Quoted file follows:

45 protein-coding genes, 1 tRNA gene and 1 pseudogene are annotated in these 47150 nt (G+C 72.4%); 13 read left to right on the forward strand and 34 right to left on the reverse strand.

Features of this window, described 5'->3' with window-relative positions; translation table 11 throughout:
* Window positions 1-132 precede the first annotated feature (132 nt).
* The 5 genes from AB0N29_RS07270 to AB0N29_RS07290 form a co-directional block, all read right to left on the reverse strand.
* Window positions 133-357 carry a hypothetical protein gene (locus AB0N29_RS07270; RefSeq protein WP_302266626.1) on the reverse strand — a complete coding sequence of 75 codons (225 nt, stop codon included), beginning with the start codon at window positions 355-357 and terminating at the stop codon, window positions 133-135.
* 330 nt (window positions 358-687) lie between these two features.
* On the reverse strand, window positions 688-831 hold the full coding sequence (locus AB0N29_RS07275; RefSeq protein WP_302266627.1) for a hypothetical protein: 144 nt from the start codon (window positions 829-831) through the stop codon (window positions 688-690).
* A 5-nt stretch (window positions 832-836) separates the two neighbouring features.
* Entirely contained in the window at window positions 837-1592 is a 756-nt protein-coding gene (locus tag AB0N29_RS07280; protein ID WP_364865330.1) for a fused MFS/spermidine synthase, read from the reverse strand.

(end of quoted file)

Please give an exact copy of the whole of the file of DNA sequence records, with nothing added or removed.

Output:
45 protein-coding genes, 1 tRNA gene and 1 pseudogene are annotated in these 47150 nt (G+C 72.4%); 13 read left to right on the forward strand and 34 right to left on the reverse strand.

Features of this window, described 5'->3' with window-relative positions; translation table 11 throughout:
* Window positions 1-132 precede the first annotated feature (132 nt).
* The 5 genes from AB0N29_RS07270 to AB0N29_RS07290 form a co-directional block, all read right to left on the reverse strand.
* Window positions 133-357 carry a hypothetical protein gene (locus AB0N29_RS07270; RefSeq protein WP_302266626.1) on the reverse strand — a complete coding sequence of 75 codons (225 nt, stop codon included), beginning with the start codon at window positions 355-357 and terminating at the stop codon, window positions 133-135.
* 330 nt (window positions 358-687) lie between these two features.
* On the reverse strand, window positions 688-831 hold the full coding sequence (locus AB0N29_RS07275; RefSeq protein WP_302266627.1) for a hypothetical protein: 144 nt from the start codon (window positions 829-831) through the stop codon (window positions 688-690).
* A 5-nt stretch (window positions 832-836) separates the two neighbouring features.
* Entirely contained in the window at window positions 837-1592 is a 756-nt protein-coding gene (locus tag AB0N29_RS07280; protein ID WP_364865330.1) for a fused MFS/spermidine synthase, read from the reverse strand.